With the Holy Family In Egypt – where they stayed, foods they might have eaten

Here’s a mea culpa for getting this to you so late in the week.

 I hope to make it up to you with some fresh insight on the Holy Family’s stay in Egypt and some Coptic recipes culled from the vast Internet cookbook that, marvelously enough, includes recipes from Ancient Egypt. Can you beat that!

Suffice it to say, I had a marvelous time “in Egypt” last week attending “Egypt Fest” at Georgian Court University, Lakewood, where Egyptologist Henry Ayoub held forth for five days on the history, mystery and magic of Ancient Egypt. The sessions were packed with insight and illuminated by Ayoub’s package of projected visuals which opened doors to the Old and New Kingdoms and recent discoveries in Egyptian archaeology.

Ayoub also took us into the world of some really powerful women in Ancient Egypt — the Pharoah Hatshepsut, Queen Nefrititi, Queen Neferteri, et al. The presentations were eye opening and wonderful. That they came on the heels of a trip to New York to see the King Tut exhibit at the Discovery Center in Times Square which was alive with families all scrambling for a close up view of the art and furnishings of the famous boy king was a real treat.

We enjoyed ourselves immensely at Georgian Court and at the King Tut exhibit where we were terrifically surprised to find ourselves standing in line, with of all people, Dr. Zahi Hawaas, the dean of Egyptologists who delights us every week with more tales of Ancient Egypt on the History Channel.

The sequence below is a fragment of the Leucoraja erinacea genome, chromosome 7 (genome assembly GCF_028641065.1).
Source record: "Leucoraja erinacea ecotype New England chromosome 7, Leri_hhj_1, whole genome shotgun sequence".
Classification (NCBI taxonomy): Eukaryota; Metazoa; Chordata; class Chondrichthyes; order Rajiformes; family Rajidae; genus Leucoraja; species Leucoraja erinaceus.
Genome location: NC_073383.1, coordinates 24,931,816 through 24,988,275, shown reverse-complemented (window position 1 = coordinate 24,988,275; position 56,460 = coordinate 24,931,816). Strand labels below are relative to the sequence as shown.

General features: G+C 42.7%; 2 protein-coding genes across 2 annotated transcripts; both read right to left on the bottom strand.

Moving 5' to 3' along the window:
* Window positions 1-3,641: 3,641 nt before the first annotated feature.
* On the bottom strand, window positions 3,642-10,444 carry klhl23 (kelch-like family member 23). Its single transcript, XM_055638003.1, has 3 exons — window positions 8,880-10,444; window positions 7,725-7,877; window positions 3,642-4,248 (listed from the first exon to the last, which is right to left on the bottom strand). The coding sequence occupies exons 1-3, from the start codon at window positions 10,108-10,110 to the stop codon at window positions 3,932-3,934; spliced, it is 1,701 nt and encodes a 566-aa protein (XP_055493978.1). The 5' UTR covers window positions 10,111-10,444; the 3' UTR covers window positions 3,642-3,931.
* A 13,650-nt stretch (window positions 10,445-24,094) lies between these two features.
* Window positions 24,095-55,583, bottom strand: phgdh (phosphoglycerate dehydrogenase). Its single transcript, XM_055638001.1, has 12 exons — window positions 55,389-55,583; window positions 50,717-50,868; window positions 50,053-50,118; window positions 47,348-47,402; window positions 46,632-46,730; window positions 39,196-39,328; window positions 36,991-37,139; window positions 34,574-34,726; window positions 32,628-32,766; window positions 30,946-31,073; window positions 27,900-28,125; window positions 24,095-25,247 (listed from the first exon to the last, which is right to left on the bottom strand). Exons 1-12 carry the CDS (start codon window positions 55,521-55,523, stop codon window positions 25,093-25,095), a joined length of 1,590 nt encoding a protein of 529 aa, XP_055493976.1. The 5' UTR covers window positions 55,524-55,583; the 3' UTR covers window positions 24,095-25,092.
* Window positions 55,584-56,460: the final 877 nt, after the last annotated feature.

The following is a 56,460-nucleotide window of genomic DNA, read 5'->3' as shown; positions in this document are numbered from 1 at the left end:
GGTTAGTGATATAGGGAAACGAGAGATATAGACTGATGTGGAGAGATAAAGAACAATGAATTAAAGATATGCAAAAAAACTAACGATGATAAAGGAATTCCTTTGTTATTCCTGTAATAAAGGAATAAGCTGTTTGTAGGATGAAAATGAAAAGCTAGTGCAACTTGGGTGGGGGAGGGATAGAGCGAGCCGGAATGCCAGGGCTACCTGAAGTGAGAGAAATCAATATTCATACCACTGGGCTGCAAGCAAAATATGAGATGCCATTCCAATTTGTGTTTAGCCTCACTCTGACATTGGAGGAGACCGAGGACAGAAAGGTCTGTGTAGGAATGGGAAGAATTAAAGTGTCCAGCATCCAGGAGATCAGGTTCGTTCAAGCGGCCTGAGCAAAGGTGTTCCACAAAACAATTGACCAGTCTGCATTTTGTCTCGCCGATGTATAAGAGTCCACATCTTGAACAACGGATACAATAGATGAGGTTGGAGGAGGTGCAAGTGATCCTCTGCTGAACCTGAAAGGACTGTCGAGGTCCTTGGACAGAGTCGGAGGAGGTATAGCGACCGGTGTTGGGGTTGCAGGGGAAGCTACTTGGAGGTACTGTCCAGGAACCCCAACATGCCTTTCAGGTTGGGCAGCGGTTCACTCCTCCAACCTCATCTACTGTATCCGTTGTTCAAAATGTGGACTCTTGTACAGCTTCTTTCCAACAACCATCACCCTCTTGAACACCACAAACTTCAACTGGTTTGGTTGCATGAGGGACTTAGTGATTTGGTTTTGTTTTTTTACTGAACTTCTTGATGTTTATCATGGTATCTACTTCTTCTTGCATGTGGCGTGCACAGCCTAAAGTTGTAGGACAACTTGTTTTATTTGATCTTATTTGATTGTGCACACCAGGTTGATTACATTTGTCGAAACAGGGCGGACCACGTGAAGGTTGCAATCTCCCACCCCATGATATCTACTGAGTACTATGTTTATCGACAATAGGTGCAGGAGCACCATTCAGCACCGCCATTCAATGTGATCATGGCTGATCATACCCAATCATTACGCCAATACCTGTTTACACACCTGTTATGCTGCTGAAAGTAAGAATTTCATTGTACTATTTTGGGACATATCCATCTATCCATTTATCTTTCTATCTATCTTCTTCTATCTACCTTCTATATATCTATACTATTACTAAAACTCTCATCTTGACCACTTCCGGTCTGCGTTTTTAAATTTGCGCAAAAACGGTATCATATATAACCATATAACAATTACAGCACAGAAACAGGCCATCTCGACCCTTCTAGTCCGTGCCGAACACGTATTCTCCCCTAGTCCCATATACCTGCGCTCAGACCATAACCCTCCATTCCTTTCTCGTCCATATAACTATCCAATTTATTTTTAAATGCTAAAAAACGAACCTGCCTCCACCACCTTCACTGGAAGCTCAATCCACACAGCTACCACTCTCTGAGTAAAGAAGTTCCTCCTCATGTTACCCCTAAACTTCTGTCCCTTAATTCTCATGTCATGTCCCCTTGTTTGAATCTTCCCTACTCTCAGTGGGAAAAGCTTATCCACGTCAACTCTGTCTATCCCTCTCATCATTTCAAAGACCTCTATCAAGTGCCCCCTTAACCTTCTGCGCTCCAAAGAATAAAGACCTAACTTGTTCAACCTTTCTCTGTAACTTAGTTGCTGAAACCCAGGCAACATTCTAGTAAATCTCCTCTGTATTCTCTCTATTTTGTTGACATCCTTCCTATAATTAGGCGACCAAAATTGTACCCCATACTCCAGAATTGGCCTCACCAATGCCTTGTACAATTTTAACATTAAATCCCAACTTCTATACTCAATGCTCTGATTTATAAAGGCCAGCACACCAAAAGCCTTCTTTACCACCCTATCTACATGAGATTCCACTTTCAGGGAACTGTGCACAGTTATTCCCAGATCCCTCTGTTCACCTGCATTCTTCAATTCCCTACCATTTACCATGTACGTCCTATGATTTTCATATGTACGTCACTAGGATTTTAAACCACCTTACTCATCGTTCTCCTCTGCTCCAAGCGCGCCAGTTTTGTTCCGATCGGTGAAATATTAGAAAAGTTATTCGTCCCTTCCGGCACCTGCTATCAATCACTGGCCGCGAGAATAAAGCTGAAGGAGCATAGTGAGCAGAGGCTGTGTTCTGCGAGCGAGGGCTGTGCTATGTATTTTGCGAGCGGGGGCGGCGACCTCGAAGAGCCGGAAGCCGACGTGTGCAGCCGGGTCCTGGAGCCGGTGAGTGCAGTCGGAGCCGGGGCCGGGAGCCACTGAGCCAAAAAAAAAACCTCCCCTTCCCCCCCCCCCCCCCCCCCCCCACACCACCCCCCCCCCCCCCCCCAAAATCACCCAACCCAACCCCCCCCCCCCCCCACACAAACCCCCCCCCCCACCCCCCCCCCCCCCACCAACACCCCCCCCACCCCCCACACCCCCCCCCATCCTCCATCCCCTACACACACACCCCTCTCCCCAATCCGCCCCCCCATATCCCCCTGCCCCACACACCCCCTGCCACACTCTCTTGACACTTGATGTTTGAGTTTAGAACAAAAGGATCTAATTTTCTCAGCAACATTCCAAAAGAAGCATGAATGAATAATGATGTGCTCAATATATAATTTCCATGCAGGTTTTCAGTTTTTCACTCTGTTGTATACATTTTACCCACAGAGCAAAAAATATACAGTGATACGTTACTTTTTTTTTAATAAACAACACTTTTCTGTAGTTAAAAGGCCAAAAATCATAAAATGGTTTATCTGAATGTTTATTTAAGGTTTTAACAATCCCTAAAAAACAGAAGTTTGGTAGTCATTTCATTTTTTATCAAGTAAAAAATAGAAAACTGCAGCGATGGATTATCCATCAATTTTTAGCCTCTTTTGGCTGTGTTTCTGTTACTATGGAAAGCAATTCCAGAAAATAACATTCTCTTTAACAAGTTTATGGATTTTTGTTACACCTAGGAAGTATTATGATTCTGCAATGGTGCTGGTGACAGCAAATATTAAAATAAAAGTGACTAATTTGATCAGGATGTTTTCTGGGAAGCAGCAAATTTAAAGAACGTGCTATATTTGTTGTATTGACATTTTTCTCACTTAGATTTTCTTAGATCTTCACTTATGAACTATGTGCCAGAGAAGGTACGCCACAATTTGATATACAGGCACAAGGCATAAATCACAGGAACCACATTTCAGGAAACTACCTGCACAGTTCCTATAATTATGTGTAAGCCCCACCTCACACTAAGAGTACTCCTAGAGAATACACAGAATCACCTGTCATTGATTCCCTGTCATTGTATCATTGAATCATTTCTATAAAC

Henry Ayoub at one time worked alongside Hawass so it was intrieguing to listen to his commentary. The sessions we enjoyed the most were on the Holy Family in Egypt and Coptic art and architecture because Ayoub skillfully filled in the blanks.

Thanks to an amazing Coptic web site http://www.holyfamilyegypt.com/map/index.htm you’ll basically be able to recreate Ayoub’s stop by stop lecture on the journey of Mary, Joseph and Jesus through Egypt. If you click on every stop, you can follow the family in their travels and actually see what pilgrims see when they walk they road trod. Enjoy your journey to Egypt.

Eggplants with Vinegar and Garlic

This is a popular Egyptian side dish eaten as a relish or pickle withmeals or as a snack in a pita bread sandwich. It can also be added to other sandwiches such as falafel to give more flavor. Use the regular dark purple eggplants available now in the markets not long and slender ones.

Ingredients: 1 large eggplant, cut and cubed; 2 green bell peppers; 4 cloves garlic; 1 tsp. salt; wine vinegar to taste; parsley to taste.

Directions: in a deep pan, boil the eggplant in salted water until tender, then drain and set aside and leave to cool.  Finely chop garlic, peppers and parsley then transfer them to a skillet with the eggplant and cook over medium heat for about 20 minutes. Allow to cool and mix in the red vinegar, tasting as you go. Chill overnight before serving.


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